Vaclav Smil, Bill Gate’s favourite author, and one of the world’s most sage researchers of energy issues, put this apparent shale-driven manufacturing revival all into perspective when he observed:
“…people think there is a renaissance in US manufacturing – but of course, there isn’t. In the past 12 years, America lost 7 million manufacturing jobs, and it got 400,000 back. Would you call that a renaissance? Definitely not. A renaissance is a glorious flowering beyond the previous state. The US will never regain those millions of manufacturing jobs. Never. Never.
People think that because fracking gas is cheap, everybody will come and locate in the US. Well, if you go to the US and make a petrochemical factory, that’s fine, but how many people does a petrochemical factory employ? Have you seen a big refinery? There are like 20 people sitting at the controls and controlling the whole refinery. These modern industries, they don’t employ people.”
By the way, before you write Smil off as some greenie he has on a number of occasions spoken favourably about shale gas and believes its environmental issues are manageable.
Here’s another thing, if you look up the ASX energy futures website you can get price quotes for baseload electricity contracts for states across the eastern National Electricity Market. You’ll find Victorian power can be bought for less than $34 per MWh for 2015 calendar year and $35 for the 2016 calendar year. For NSW it’s about $39 across the two years. In real terms these prices are lower than the average prevailing over the first six years of the NEM, from 1998-99 to 2003-04, of roughly $40 in Victoria and $42 in NSW (in 2013 prices).
Now SKM-MMA estimate that the extra cost per MWh associated with the RET, not taking into account any depressive effect the extra renewables have on the pool price for 2015 and 2016, is less than $7.80. Taking into account the 90 per cent exemption trade-exposed heavy industry receive (accounting for no exemption for the original 9500GWh target) this works out to about $2.90 of extra cost per megawatt hour. Even after adding that to the futures price, wholesale electricity prices in 2015 and 2016 are still lower in real terms than they were more than a decade ago.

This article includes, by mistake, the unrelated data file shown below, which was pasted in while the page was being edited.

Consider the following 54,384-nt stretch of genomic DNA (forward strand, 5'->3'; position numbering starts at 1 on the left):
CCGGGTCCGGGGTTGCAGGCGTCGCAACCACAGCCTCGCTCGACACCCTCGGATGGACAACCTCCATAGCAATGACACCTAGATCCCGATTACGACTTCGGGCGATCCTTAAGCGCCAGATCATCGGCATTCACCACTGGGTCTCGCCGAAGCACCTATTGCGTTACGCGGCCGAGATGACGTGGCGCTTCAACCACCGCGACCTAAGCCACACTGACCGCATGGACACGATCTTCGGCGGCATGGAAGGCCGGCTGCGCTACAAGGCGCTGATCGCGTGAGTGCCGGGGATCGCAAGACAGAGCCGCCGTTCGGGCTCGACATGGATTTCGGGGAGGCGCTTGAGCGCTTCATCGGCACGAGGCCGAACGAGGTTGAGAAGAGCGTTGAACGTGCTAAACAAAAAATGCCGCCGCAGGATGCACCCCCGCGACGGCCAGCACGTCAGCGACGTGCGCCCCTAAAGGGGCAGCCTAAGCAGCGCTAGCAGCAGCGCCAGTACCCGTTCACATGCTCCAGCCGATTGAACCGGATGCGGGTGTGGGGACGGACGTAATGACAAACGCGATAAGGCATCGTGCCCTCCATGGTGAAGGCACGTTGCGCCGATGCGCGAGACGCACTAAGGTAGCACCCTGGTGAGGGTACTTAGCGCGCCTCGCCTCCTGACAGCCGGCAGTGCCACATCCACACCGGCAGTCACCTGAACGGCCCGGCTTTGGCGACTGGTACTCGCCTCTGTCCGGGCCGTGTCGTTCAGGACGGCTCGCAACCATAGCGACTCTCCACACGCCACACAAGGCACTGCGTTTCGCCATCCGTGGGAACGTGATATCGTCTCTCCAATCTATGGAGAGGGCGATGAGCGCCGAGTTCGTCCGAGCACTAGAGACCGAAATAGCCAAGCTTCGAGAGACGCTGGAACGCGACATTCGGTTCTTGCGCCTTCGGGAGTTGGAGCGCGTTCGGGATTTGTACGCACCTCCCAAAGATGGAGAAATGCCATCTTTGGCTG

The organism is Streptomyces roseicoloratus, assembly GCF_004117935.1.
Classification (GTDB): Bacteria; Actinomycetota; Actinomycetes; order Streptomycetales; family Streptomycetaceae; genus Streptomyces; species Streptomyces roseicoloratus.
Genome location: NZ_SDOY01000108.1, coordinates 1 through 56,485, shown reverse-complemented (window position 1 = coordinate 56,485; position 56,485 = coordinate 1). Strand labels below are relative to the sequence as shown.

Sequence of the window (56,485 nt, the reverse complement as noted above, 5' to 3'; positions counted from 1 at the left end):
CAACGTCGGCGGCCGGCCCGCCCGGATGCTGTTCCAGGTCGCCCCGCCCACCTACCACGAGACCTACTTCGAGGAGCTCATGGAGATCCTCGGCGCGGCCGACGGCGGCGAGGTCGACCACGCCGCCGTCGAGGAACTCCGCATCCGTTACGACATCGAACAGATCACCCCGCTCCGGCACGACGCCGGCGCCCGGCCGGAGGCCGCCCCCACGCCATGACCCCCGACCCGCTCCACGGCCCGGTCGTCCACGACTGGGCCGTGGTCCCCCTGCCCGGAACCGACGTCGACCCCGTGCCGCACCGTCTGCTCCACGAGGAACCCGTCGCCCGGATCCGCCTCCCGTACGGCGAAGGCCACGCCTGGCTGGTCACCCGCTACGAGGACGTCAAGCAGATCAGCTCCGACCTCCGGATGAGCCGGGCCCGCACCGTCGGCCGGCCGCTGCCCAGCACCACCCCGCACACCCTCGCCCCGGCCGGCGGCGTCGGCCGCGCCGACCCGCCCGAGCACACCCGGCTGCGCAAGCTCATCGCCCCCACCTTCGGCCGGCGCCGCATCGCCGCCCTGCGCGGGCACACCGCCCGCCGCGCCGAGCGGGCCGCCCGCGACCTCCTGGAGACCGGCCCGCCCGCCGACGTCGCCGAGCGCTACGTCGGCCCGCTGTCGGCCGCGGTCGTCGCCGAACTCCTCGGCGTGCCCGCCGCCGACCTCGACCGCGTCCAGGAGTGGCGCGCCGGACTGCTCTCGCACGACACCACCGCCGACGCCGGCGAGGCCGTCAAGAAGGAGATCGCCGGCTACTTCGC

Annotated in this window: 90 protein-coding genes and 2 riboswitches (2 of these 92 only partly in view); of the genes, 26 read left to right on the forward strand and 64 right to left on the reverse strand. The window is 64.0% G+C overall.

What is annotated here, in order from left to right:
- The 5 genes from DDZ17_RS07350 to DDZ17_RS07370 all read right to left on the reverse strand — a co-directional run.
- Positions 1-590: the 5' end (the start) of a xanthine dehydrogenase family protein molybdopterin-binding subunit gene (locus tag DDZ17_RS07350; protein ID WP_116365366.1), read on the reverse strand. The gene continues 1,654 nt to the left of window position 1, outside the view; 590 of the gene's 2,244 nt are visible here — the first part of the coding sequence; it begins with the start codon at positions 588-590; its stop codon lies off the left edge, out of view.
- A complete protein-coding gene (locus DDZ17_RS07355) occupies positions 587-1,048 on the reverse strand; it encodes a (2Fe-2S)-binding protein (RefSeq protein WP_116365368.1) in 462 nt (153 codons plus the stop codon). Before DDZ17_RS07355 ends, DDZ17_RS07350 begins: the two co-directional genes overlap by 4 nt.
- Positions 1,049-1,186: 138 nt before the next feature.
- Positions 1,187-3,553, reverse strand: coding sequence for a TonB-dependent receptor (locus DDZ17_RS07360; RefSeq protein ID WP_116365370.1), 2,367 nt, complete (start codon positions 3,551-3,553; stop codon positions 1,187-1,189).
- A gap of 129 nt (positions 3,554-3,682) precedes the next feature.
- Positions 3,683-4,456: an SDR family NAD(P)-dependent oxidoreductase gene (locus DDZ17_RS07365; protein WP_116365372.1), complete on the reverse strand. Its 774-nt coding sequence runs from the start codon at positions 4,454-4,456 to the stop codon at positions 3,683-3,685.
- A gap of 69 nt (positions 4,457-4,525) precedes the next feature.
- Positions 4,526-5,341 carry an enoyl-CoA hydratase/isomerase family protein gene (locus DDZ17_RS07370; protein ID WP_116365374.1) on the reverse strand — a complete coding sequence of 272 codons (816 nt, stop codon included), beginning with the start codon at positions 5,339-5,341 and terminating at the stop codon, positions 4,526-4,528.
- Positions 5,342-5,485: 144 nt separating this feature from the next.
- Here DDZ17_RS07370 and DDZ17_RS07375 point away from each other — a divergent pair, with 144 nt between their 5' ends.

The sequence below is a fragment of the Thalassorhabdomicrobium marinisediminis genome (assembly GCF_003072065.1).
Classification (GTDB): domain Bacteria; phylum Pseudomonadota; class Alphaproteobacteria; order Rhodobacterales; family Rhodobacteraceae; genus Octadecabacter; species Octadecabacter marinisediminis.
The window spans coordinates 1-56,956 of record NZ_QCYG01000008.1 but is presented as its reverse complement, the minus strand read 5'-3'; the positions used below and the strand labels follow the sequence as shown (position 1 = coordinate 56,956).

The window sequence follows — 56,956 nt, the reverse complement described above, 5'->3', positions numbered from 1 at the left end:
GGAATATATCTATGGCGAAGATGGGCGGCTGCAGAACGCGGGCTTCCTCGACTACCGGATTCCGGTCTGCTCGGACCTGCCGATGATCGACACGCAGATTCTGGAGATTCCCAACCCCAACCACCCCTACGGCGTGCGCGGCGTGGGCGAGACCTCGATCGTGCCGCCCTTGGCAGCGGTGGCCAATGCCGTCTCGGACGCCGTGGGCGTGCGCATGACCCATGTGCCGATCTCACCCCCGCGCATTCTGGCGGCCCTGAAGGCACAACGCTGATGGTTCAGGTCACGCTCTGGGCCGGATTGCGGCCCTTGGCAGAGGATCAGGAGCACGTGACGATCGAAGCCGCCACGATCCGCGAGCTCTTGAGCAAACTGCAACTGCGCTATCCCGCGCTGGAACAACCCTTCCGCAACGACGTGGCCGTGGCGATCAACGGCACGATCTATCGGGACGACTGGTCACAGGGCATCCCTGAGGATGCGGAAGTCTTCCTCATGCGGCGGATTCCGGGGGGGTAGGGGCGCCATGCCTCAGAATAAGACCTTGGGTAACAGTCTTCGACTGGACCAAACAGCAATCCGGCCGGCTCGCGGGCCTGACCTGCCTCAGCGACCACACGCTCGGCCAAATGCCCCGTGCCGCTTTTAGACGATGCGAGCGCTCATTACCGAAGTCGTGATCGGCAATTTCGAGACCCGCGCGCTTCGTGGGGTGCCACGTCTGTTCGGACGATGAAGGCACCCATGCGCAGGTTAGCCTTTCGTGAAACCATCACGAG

If you want to find the culprit in manufacturing decline, this just isn’t the right place to go looking. Electricity prices have been rising a lot over the last few years but it comes down to regulation of monopoly networks, not energy generation.
Now gas prices on the other hand are most definitely rising in real terms but, again, we must be careful in assessing what this might mean for government policy.
Yes, we could make it easier to extract coal seam gas in NSW but will this in any way turn back prices to the past?
The answer is simply 'no' if you make the effort to follow the money. Origin made a series of announcements to the stock exchange last year about gas purchasing agreements they had signed with non-Queensland suppliers that are distant from the LNG plants, such as Exxon-Mobil. These will be linked to oil prices, just as is occurring with LNG exports.
Unless we were to free up an incredible amount of additional gas (and none of the gas project developers have an incentive to do such a thing) prices in the Australian domestic market will now largely be set in reference to the price the Japanese are prepared to pay. This is essentially set by the price of a barrel of oil.
Now of course we could always do what the Middle East does and China which is to massively subsidise energy supply, as well as provide other subsidies to heavy manufacturing industry.
Sound like a good idea?